U.K. Police Becoming “Irrelevant” According To Parliament – Uncharged Crime Surges, Investigations Drop

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A report by the U.K. Parliament’s Home Affairs Select Committee details dire consequences for public safety if issues within the police force are not addressed.

MPs have said that United Kingdom police risk becoming “irrelevant” to the population as investigations into crimes plummet and a “shockingly-low number of charges” are brought for most crimes, even though the rate of reported crimes are rising steeply.

The Committee’s data reveals that recorded crime has surged by 32% in just 3 years – yet charges and summons are down 26%.

The report explains that “in all neighborhoods, without local engagement, policing is at risk of becoming irrelevant to most people, particularly in the context of low rates of investigation for many crimes“.

Police in England and Wales are reportedly “struggling to cope” due to outdated technology, short staffed police forces, and “fragmented” leadership.

According to recently released statistics, one-in-five adults in England and Wales experienced crime last year with knife crime in London hitting its highest level ever.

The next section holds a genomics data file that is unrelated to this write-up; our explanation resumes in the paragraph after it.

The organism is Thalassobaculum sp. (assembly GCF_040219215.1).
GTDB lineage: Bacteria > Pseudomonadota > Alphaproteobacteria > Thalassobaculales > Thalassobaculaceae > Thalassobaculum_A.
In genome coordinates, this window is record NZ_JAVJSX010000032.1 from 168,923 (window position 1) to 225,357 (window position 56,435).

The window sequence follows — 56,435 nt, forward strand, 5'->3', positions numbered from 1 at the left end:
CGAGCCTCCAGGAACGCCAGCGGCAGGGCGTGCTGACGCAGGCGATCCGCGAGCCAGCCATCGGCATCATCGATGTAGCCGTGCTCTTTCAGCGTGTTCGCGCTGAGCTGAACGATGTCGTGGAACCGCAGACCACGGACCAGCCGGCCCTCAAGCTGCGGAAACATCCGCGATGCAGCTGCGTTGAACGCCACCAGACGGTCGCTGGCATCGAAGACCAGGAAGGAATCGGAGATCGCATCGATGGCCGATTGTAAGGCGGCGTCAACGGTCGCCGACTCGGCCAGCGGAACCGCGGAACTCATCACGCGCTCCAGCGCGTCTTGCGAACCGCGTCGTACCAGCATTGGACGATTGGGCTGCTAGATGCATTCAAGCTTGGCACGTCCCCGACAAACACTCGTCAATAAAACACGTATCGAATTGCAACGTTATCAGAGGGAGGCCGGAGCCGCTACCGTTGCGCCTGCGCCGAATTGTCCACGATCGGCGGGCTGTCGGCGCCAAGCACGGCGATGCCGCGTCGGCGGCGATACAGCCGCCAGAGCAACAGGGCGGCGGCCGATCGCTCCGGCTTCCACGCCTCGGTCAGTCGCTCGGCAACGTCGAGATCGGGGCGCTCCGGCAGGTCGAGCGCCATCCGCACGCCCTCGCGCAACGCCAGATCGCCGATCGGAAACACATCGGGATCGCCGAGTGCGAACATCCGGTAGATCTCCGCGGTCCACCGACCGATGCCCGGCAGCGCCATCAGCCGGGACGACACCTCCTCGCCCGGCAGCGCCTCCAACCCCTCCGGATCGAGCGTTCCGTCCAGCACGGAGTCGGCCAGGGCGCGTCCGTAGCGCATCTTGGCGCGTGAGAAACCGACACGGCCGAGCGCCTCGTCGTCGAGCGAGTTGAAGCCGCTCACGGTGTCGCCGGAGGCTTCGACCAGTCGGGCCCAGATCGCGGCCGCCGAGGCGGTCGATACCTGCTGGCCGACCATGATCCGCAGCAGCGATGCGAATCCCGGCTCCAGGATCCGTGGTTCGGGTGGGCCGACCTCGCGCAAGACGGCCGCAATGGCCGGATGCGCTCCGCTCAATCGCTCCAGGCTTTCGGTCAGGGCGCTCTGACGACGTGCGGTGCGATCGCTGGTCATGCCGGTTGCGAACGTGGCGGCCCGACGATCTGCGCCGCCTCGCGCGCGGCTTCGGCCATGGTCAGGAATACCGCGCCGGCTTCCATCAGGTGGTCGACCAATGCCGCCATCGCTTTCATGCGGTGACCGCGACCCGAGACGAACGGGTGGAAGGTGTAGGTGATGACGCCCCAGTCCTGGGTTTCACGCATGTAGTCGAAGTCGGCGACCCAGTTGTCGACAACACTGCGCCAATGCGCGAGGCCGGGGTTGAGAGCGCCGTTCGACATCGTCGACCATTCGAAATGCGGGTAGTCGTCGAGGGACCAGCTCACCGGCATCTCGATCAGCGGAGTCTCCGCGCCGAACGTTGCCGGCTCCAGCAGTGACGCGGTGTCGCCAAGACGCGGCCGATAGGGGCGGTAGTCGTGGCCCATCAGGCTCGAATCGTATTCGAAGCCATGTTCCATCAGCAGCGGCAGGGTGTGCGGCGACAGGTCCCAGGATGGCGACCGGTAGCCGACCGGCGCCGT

By June 2018, homicide rates rose by 14%, violent crime involving knives or blades by 12%, sexual offenses by 18%, and robbery by 22%. However, 90% of all recorded crimes do not end in any charges against suspects.

Overall, the Committee places the blame for the U.K. authorities’ failures on lack of funding.

The Committee claims that neighborhood policing has been cut by over 20% since 2010, and some forces have lost more than two-thirds of their local officers.

The Committee’s report specifies:

We conclude that forces are badly overstretched: the number of traditional-volume crimes is rising but the number of arrests and charges brought by the police is falling. Without significant reform and investment, communities will be increasingly let down.

When even an official Committee in the U.K.’s Parliament is warning of an unfolding crisis that will bear primarily on the shoulders of citizens, the situation is obviously beyond salvageable.

U.K. police seem to have a more stringent standard for policing hate speech online than taking to the streets and tackling actual crime. Whether that’s a result of a lack of funding or direction from higher-ups within the force, it’s a dangerous precedent to set.

On top of everything else, one convicted terrorist has been released weekly between March 2017 and March 2018; with notorious hate preacher, Anjem Choudary, released to the streets last week.

Unless a hard about-face is enacted in regards to funding and the priorities of police forces across the U.K., the crumbling system enacted to protect the populace will only fail to meet the needs of victims in even more spectacular fashion.